Daniel Golding, vice president and senior analyst at Tier 1 Research, a New York-based firm, envisions a day when...
By submitting your personal information, you agree that TechTarget and its partners may contact you regarding relevant content, products and special offers.
only the 50 largest global businesses -- those mainly in financial and Internet services -- build their own data centers while everyone else outsources the task.
Golding doesn't offer a specific time frame, but he makes clear that an increase in data center outsourcing is on the horizon.
Why? As IT has grown, data centers have become ever more complex animals that require lots of care and feeding. Increasingly, many organizations have determined that building and maintaining a data center is too burdensome and have opted to offload the task instead.
Why data center outsourcing is on the rise
Data center hosting companies have encountered "increasing penetration," and Golding estimates that demand for data center services will increase at 13% a year. Framingham, Mass.-based research firm IDC predicts that the IT leasing and financing market is growing at about 8% a year. This includes two kinds of services: managed-hosting services, in which a third party provides all the equipment and services, and colocation, in which the client company provides the IT equipment while a third party provides power and cooling services.
What's driving the data center outsourcing trend? Simple: the purse strings.
"It's hard for a CIO to go to the board of directors and say, 'I need $200 million to build a new data center,'" said Golding. "That's a tough one."
And the costs of building a data center are steep: about $1,300 a square foot, according to Golding; and the price tag often increases as a data center becomes more densely packed. A modern data center usually includes some level of equipment redundancy, from servers and other IT equipment to the facility's power equipment, such as uninterruptible power supplies and generators.
Further, many businesses now have a need for a backup data center, and not one that's just a few miles away from the primary facility. The two data centers need to be far away from one another, have lights-out capabilities and be capable of handling the entire data center load in case one goes kaput. They can't be "fate sharing," said Golding.
"Building a new data center today is much more complex than it was in the '70s or '80s," he said. "It's not the core competency for any enterprise that I've ever seen. Once you get outside the financial companies, very few businesses know how to run data centers of their own."
"Server huggers" slow data center outsourcing trend
But no doubt, there are issues surrounding outsourcing a data center. The primary concern, said Golding, is that some IT folks have built their entire careers on running data centers, and they want to safeguard their livelihoods. Such "server hugging," as Tier 1 Research calls it, refers to a company's belief that its IT employees should be physically close to the servers they maintain. But Golding thinks that making proximity a priority is a big mistake.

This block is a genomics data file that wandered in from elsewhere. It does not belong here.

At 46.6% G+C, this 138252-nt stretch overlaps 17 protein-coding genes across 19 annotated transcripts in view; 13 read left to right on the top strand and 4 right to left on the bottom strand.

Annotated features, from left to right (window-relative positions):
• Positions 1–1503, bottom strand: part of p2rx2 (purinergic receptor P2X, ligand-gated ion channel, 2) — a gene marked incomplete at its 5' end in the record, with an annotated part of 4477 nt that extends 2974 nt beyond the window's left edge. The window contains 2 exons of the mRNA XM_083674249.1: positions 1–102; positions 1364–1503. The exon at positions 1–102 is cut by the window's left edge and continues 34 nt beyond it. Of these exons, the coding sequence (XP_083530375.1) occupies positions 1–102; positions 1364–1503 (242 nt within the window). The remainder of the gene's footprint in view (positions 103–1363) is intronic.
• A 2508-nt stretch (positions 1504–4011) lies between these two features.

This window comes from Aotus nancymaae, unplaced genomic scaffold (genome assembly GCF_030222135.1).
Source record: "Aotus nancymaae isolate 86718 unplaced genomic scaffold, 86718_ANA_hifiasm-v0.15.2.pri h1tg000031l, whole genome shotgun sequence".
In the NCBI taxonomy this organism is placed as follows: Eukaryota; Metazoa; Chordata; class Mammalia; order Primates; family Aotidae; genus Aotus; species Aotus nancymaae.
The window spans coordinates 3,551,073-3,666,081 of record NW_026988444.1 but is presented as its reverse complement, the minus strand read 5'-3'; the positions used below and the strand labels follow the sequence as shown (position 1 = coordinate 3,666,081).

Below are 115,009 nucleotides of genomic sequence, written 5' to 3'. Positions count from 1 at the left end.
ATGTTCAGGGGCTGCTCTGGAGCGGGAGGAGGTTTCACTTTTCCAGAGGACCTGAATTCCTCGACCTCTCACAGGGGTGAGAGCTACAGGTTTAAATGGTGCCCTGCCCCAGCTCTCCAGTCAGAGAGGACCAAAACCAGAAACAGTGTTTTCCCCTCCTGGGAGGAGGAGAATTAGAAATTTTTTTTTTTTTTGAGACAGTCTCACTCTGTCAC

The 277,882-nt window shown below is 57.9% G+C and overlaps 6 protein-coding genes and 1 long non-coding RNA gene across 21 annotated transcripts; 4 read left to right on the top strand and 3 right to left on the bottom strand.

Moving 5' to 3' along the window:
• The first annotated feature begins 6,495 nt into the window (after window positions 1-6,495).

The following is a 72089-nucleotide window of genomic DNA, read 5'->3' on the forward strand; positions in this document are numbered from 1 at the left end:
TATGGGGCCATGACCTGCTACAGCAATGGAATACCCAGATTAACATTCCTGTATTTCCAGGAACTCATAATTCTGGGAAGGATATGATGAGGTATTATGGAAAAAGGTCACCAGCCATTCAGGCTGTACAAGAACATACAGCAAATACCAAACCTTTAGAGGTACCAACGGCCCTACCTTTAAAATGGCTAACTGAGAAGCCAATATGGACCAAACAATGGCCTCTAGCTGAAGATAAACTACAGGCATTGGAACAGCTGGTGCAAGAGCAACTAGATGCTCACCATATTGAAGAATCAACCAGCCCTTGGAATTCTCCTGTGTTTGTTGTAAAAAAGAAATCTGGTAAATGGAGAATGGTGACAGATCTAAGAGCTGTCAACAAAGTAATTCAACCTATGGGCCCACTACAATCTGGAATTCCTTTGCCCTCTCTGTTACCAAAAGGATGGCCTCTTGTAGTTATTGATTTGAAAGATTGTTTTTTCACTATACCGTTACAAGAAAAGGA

"Folks should not be messing with production equipment because most IT managers have trouble instilling discipline in their data centers," he said.
Golding also dismisses the security concerns posed by outsourcing, saying that it's a lack of discipline that causes breaches, not physical distance. "I don't think that anyone realistically believes that their mission-critical data needs to be kept close," he countered.
If you decide to outsource your data center, what's next? Golding advises going through a typical request-for-proposal process to find the third-party data center that best suits your needs.
Data center outsourcing not always the best answer
Golding acknowledges, however, that some companies are better off building their own data centers. Even the largest companies that opt to outsource go with a hybrid approach: They host some data remotely, even if it's just for the direct networking with other companies that a provider like Equinix Inc. offers and then build a massive data center, as Google Inc. has done in The Dalles, Ore., for example.
Golding concluded that companies are starting to catch on, but even if demand increases at 8% or even at 13% a year, the transition will take time. Further, companies turn to data center outsourcing when their own becomes obsolete, said Golding. Some start the data center outsourcing trend with their backup data centers while still holding onto their primary facility.
"There will come a point when upgrading will be too big of a step," said Golding, "and having a third-party data center is more cost-effective."
Let us know what you think about the story; e-mail Mark Fontecchio, News Writer.